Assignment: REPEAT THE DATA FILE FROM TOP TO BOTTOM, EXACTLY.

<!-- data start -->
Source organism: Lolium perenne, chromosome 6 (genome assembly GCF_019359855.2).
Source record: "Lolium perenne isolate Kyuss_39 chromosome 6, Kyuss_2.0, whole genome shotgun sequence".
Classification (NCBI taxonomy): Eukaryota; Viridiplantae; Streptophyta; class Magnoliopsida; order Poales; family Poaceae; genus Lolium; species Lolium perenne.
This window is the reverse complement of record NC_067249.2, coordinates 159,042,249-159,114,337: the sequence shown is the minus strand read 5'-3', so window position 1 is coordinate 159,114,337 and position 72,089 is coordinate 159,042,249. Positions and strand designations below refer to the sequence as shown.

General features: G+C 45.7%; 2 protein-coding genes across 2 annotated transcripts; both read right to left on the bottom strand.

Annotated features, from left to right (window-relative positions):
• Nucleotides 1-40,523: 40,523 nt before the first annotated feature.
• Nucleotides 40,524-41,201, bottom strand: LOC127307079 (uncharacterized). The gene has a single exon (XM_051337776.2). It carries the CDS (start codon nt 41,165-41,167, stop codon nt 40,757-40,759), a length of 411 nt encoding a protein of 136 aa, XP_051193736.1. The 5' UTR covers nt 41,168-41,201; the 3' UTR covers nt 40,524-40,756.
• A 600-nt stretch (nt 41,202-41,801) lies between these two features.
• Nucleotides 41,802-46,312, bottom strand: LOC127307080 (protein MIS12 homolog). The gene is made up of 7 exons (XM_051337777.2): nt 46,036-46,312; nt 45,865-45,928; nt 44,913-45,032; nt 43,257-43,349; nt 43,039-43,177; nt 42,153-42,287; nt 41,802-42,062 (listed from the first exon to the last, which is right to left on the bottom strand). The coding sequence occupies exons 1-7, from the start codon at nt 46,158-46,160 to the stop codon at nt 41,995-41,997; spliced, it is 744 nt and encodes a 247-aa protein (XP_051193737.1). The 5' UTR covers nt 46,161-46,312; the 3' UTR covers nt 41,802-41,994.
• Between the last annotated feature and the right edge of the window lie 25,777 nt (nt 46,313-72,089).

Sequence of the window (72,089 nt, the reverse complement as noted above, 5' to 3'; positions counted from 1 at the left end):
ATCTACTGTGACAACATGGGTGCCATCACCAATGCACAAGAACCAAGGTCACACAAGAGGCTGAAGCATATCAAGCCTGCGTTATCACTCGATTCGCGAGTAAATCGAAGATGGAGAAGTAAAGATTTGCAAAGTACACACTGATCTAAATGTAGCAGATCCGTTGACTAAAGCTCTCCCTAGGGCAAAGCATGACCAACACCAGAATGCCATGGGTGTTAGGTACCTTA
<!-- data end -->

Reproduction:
Source organism: Lolium perenne, chromosome 6 (genome assembly GCF_019359855.2).
Source record: "Lolium perenne isolate Kyuss_39 chromosome 6, Kyuss_2.0, whole genome shotgun sequence".
Classification (NCBI taxonomy): Eukaryota; Viridiplantae; Streptophyta; class Magnoliopsida; order Poales; family Poaceae; genus Lolium; species Lolium perenne.
This window is the reverse complement of record NC_067249.2, coordinates 159,042,249-159,114,337: the sequence shown is the minus strand read 5'-3', so window position 1 is coordinate 159,114,337 and position 72,089 is coordinate 159,042,249. Positions and strand designations below refer to the sequence as shown.

General features: G+C 45.7%; 2 protein-coding genes across 2 annotated transcripts; both read right to left on the bottom strand.

Annotated features, from left to right (window-relative positions):
• Nucleotides 1-40,523: 40,523 nt before the first annotated feature.
• Nucleotides 40,524-41,201, bottom strand: LOC127307079 (uncharacterized). The gene has a single exon (XM_051337776.2). It carries the CDS (start codon nt 41,165-41,167, stop codon nt 40,757-40,759), a length of 411 nt encoding a protein of 136 aa, XP_051193736.1. The 5' UTR covers nt 41,168-41,201; the 3' UTR covers nt 40,524-40,756.
• A 600-nt stretch (nt 41,202-41,801) lies between these two features.
• Nucleotides 41,802-46,312, bottom strand: LOC127307080 (protein MIS12 homolog). The gene is made up of 7 exons (XM_051337777.2): nt 46,036-46,312; nt 45,865-45,928; nt 44,913-45,032; nt 43,257-43,349; nt 43,039-43,177; nt 42,153-42,287; nt 41,802-42,062 (listed from the first exon to the last, which is right to left on the bottom strand). The coding sequence occupies exons 1-7, from the start codon at nt 46,158-46,160 to the stop codon at nt 41,995-41,997; spliced, it is 744 nt and encodes a 247-aa protein (XP_051193737.1). The 5' UTR covers nt 46,161-46,312; the 3' UTR covers nt 41,802-41,994.
• Between the last annotated feature and the right edge of the window lie 25,777 nt (nt 46,313-72,089).

Sequence of the window (72,089 nt, the reverse complement as noted above, 5' to 3'; positions counted from 1 at the left end):
ATCTACTGTGACAACATGGGTGCCATCACCAATGCACAAGAACCAAGGTCACACAAGAGGCTGAAGCATATCAAGCCTGCGTTATCACTCGATTCGCGAGTAAATCGAAGATGGAGAAGTAAAGATTTGCAAAGTACACACTGATCTAAATGTAGCAGATCCGTTGACTAAAGCTCTCCCTAGGGCAAAGCATGACCAACACCAGAATGCCATGGGTGTTAGGTACCTTA